[pmwiki-users] cleanURLand subdomain config.
jo at durchholz.org
Tue Apr 19 05:51:42 CDT 2005
jack marting wrote:
> PROBLEM: My host has told me that it is possible to have unlimited
> subdomains under my domain name but they will not tell me how to do
> it. But they did give me a hint quote "Technical information on how
> to do this is beyond our support, but as a good guide initial step is
> to add *.youdomain.com in your DNS configuration, then use
> mod-rewrite in a .htaccess file."
> QUESTIONS: 1--My DNS configuration has several categories
> (A,NS,CNAME,STR,MX, etc.). Which category should I put this
> "*.youdomain.com" into, or should I put it into all of them?
That depends on what exactly you want. Assuming you have just a single
machine at your disposal, A or CNAME are the relevant ones.
CNAME ("canonical name") is essentially a way to tell DNS "just take the
information on me from another domain". I.e.
*.yourdomain.com. IN CNAME yourdomain.com.
means: "for all domains in *.yourdomain.com, just take the info from
CNAME is best if the DNS information for all subdomains is going to be
the same. Otherwise, just create an A record.
> 2--Do they actually mean "*.youdomain.com" or do they mean
> "subdomain1.youdomain.com" then "subdomain2.youdomain.com" (etc.)?
That depends on what you want.
If you say *.yourdomain.dom, then your machine has the right and
obligation to do something sensible no matter what subdomain was
requested. That's the best course if all subdomains are just mirrors of
If you say
then the user will get a "host not found" error if he requests
baz.yourdomain.com. That's the best if foo.yourdomain.com,
bar.yourdomain.com, and yourdomain.com are different servers.
Note that I usually use a wildcard entry to "seal off the tree". I.e. my
entry for foo.yourdomain.com usually reads
foo.yourdomain.com. [additional DNS information]
*.foo.yourdomain.com. [additional DNS information]
This makes sure that if some confused user requests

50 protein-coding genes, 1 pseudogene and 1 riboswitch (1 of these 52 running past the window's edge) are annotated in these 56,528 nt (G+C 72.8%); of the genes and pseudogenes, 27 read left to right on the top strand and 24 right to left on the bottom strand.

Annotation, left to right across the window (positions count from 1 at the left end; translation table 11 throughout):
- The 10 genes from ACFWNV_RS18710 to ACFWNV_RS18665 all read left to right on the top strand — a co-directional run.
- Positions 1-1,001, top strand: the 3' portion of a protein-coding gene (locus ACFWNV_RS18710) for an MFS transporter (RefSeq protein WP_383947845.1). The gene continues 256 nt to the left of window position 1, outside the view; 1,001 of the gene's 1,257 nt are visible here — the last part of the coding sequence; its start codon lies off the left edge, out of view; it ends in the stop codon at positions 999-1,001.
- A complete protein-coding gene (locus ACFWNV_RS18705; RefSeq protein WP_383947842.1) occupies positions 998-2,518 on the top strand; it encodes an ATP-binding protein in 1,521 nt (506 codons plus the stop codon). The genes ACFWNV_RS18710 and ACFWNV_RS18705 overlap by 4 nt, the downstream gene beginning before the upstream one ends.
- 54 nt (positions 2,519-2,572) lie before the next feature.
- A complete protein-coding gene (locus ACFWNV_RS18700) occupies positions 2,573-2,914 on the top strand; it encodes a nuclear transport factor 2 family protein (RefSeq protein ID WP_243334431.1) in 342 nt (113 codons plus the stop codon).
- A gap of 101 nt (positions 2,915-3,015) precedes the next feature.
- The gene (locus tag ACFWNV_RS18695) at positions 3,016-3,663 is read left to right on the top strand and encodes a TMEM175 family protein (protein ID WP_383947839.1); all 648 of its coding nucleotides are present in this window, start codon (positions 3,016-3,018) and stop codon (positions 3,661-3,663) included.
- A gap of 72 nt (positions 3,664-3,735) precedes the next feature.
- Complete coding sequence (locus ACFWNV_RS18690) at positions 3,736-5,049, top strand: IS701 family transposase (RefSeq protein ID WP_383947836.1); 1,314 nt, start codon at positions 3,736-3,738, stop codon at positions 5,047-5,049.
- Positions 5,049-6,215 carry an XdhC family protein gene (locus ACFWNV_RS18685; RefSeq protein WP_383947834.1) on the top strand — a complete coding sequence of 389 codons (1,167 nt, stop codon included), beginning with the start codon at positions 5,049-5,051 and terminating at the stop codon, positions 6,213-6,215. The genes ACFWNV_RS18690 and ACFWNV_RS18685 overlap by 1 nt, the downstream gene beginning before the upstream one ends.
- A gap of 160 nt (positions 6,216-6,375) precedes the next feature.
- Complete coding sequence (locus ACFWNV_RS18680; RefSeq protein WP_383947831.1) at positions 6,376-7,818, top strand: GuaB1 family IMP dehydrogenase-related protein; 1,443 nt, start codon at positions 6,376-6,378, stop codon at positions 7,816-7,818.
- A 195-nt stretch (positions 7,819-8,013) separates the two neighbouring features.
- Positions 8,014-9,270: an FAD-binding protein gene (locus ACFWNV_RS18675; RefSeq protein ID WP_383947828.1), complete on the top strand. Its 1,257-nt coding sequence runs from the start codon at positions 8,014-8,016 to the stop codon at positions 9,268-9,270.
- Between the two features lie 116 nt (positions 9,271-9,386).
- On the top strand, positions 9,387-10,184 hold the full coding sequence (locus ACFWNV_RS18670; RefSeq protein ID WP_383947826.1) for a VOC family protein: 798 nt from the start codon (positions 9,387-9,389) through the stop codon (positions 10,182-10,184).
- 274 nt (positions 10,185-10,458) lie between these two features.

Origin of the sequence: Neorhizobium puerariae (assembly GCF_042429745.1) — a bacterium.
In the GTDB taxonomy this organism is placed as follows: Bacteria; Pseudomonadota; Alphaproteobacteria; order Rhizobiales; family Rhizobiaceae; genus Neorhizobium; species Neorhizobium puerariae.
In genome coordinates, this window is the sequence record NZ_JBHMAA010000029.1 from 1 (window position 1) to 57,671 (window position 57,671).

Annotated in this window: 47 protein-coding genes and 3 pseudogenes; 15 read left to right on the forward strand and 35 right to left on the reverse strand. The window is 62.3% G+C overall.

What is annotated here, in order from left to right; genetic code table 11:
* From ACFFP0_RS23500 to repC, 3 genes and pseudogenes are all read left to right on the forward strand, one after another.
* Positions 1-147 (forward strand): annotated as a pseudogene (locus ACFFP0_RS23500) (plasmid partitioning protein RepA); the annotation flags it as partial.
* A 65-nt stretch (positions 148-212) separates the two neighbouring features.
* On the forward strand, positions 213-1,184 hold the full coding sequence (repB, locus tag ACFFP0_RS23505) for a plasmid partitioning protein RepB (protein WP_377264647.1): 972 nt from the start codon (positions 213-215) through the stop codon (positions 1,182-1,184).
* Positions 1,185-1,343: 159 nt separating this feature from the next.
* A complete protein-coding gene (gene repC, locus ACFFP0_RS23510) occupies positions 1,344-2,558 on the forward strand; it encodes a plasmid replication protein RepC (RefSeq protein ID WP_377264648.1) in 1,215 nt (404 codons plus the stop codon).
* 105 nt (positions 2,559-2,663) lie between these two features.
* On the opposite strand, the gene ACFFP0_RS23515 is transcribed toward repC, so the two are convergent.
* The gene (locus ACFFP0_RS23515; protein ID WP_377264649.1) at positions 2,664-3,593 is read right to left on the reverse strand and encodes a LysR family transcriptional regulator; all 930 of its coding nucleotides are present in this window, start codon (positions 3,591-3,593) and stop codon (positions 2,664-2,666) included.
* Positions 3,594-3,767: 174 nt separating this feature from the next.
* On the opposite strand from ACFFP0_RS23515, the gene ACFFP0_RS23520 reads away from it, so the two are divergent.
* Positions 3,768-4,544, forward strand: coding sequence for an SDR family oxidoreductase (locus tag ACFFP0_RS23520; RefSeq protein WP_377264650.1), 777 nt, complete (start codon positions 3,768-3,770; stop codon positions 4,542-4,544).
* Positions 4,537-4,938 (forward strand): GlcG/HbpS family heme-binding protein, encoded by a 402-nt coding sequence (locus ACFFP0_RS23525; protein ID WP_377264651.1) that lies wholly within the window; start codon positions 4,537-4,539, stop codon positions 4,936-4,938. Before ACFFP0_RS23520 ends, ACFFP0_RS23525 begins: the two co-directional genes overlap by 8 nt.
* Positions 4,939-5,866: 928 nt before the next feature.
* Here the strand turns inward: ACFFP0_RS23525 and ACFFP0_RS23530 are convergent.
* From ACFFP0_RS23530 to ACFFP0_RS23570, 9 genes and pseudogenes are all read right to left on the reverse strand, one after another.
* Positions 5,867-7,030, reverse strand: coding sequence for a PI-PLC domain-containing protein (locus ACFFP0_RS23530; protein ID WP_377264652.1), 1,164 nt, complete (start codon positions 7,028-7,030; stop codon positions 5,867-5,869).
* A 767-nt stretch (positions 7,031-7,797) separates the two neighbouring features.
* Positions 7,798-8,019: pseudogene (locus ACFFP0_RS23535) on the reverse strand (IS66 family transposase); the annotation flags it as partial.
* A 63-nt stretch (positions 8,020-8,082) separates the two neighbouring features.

www.foo.yourdomain.com, he'll get some information instead of just a
"host not found" message. (Some people prefer to just say
www.foo.yourdomain.com, on the grounds that subdomains like
mail.foo.yourdomain.com are reserved for future use. In practice, this
is rarely an issue, but it *can* be an issue.)
> 3--File structure, should the subdomain be a subfolder of the domain
> folder or could it be a main folder on the same level as the domain
Your web server will be fine with either choice, so it's your call.
Personally, I have found it best to create a separate folder for each
domain that serves separate content.
> 4--Which .htaccess file in which folder should the code be placed?
.htaccess applies to the directory that the server is serving a file
from, and to all subdirectories (unless overridden in a .htaccess on
that subdirectory - this override mechanism can be switched off by the
Apache main configuration, but I don't think your web hoster has done that).
> 5-The code, currently my .htaccess file contains only "Directoryindex
> pmwiki.php". Should it be before or after this line?
Directive order in .htaccess is relevant only if it's the same
directive. I.e. it doesn't matter whether DirectoryIndex or
RewriteEngine comes first, but it does matter which of two RewriteRule
directives comes first (the first directive can, for example, instruct
mod_rewrite to skip the second one if it matches).
> 6--What code, I have searched the web and found only one example of
> mod_rewrite used in a .htaccess file that was clear enough for me to
> understand. But I have been unsuccessful in getting it to work on the
> WAMP setup on my Windowsbox.
Then you probably didn't understand it.
That's not a criticism. Apache configuration is complicated, and the
best advice that I can give is: read and re-read the Apache
documentation until you understand it.
What helps tremendously is if you get to see the access and error logs.
(Unfortunately, Apache as of version 1.3 doesn't make it easy for the
webhosting provider to show you the error log.)
To the question behind your question: Normally, you don't need
mod_rewrite to redirect domains to their proper subdirectory. Instead,
webhosting providers give you a tool to directly configure which
subdomain should be served off which subdirectory ("DocumentRoot").
> 7--And finally, I have not been able to make the Clean URLs work
Hmm... it would help if you said what you tried and what the results
were. I'd like to improve the Clean URLs documentation.
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